By Ray Takeyh, Adjunct professor, Georgetown University
Reviewed by David T. Jones
On October 3, Dr Ray Takeyh, adjunct professor at Georgetown University, testified before the Senate Foreign Relations Committee, assessing the new Iranian president, Hassan Rouhani, and providing insights on Iranian nuclear policy.
After noting that Rouhani has been both beatified and belabored as a prospective interlocutor on a variety of issues, notably the nuclear program, Dr Takeyh outlined some indicative background. Essentially, Rouhani self-identifies as a strong supporter of an Iranian nuclear program, dating to before the 1979 revolution. Iranian nuclear power is not a response to external challenges but rather an existential element of Iranian-Khomeini foreign policy. It has persisted over the decades and “all governments share credit for the program’s progress.” Consequently, one might conclude (although Dr Takeyh does not) that Rouhani’s 2004 announcement of voluntary suspension of the Iranian nuclear program was purely tactical, generated by the stunning U.S. victory over Saddam Hussein’s Iraq.
Dr Takeyh said bluntly, that Rouhani is not a reformer (“political freedom has rarely been a priority for him”) but rather part of the “more tempered wing of the theocracy that sees the nuclear debate in a larger context of Iran’s international relations.” Consequently, he believes that Iran can have its nuclear cake without losing a slice of it. He has yet to come to terms with the hard trade-off of dispensing with critical aspects of the program in exchange for relief from sanctions.
But Rouhani is hardly a free agent. Rather, nuclear policy—and final decisions on any element of Iranian politics—is determined by the Supreme National Security Council, whose current leadership is clearly pro-nuclear and believes Iran has a unique destiny for regional preeminence. To achieve this objective will require greater circumspection than demonstrated by former President Ahmadinejad’s “unwise provocations and unnecessarily hostile rhetoric.”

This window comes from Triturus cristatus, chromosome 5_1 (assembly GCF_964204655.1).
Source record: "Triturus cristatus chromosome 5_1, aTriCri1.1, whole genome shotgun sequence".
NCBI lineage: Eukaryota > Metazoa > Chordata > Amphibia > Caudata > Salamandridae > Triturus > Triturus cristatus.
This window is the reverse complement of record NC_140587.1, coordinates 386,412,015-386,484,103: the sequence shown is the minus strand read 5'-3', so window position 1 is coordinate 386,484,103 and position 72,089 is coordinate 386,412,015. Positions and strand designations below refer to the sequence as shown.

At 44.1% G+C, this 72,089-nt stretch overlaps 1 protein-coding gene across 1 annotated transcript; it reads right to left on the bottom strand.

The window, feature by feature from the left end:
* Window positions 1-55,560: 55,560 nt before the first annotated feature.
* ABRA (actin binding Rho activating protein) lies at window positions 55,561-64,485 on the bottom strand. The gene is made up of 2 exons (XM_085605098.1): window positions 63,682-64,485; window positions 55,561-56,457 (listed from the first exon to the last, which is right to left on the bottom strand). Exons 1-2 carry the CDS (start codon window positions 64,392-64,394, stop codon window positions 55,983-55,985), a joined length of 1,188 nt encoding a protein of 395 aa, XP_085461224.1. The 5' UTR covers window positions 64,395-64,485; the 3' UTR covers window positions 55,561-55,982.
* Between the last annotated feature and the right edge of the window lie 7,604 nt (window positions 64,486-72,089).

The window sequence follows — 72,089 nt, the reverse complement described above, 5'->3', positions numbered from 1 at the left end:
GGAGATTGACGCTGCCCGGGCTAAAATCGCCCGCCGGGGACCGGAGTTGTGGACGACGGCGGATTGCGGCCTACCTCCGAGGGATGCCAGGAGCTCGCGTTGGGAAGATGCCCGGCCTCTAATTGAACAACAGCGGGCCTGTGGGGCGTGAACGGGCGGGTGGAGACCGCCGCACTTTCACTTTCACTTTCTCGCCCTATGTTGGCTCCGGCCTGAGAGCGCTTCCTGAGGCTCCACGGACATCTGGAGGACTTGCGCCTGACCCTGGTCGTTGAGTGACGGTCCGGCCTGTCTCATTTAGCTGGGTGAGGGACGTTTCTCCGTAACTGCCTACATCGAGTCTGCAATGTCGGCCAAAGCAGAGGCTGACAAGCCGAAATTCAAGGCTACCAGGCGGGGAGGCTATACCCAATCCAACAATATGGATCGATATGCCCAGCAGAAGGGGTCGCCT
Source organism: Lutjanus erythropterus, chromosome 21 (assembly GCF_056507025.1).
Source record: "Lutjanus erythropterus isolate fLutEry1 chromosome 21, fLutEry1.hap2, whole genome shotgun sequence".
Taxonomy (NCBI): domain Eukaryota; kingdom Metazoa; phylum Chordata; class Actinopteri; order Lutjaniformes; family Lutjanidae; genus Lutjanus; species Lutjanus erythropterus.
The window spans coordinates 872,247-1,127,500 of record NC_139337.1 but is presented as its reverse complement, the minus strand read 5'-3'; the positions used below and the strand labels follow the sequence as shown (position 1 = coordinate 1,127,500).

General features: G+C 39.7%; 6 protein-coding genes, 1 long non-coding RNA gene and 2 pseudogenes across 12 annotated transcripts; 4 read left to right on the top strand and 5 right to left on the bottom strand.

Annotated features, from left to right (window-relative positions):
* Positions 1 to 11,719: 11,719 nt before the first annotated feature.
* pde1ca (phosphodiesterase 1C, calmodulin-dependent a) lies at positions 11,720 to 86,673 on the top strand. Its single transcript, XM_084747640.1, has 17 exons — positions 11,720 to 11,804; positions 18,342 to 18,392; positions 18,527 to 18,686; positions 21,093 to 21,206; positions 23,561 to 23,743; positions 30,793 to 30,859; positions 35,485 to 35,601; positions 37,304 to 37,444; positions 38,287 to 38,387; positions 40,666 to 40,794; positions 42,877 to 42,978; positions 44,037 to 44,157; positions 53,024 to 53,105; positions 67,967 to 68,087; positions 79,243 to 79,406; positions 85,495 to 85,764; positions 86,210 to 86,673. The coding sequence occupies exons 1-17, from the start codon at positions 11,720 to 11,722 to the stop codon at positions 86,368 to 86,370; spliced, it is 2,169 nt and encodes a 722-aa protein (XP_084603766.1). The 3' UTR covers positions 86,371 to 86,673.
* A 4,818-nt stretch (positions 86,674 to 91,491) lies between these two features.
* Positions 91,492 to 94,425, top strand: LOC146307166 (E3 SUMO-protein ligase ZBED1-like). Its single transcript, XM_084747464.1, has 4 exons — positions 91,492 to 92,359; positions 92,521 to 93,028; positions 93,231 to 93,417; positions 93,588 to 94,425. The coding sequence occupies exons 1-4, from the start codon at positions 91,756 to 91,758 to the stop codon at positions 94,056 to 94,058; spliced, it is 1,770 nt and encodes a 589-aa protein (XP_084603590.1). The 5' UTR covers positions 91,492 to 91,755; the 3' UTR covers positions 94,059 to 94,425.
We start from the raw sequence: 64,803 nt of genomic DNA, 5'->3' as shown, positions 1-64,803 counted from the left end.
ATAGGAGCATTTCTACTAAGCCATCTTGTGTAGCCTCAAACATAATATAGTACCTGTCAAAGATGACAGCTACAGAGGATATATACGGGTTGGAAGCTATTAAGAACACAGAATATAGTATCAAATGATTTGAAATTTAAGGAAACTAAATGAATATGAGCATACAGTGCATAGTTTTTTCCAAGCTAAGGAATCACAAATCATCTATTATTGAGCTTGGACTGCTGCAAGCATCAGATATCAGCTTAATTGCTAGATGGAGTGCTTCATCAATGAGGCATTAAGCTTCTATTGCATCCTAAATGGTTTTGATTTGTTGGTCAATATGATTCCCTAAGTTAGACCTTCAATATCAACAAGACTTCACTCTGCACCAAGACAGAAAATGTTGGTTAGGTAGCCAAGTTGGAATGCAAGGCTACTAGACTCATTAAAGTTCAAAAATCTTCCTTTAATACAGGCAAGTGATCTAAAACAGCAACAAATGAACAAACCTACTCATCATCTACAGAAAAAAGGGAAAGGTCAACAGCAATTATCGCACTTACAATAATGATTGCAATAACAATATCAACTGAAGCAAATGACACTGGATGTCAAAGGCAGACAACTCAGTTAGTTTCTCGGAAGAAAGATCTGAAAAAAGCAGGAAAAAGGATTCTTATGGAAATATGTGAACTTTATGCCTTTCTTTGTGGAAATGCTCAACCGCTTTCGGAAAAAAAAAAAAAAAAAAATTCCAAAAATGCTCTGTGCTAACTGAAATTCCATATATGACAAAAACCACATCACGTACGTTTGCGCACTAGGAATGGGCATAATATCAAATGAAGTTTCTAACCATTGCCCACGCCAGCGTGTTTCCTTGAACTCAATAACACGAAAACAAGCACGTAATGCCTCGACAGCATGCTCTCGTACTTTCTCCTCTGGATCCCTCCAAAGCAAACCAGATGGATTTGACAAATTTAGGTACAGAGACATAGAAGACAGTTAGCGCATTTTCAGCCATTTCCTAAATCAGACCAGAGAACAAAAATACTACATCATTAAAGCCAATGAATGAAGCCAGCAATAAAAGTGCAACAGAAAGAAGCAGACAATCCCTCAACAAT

Nevertheless, Dr Takeyh argues Iranian leaders now believe that to enhance its influence Iran needs a nuclear capability, but they also believe in a measure of restraint. He sees Tehran offering confidence-building measures and being more open to dialogue. Moreover, Iran’s leaders hypothesize that a reasonable Iran can “assuage U.S. concerns about its nuclear development without having to abandon the program.” However, Dr Takeyh concludes that Iranian leadership sees no value in arms control agreements, having watched the international community look aside when Saddam Hussein’s Iraq attacked his own countrymen with chemical weapons. For them, “the only way to safeguard Iran’s interests is to develop an independent nuclear deterrent.”
The ultimate arbitrator remains Iran’s Supreme Leader Ali Khamenei. He will be keeping a close—and skeptical—eye on Rouhani’s effort to square these multiple circles.
Ultimately, it sounds more akin to an Iranian effort to put a velvet glove on its steel fist while attempting to convince the United States that there really is no longer a steel fist.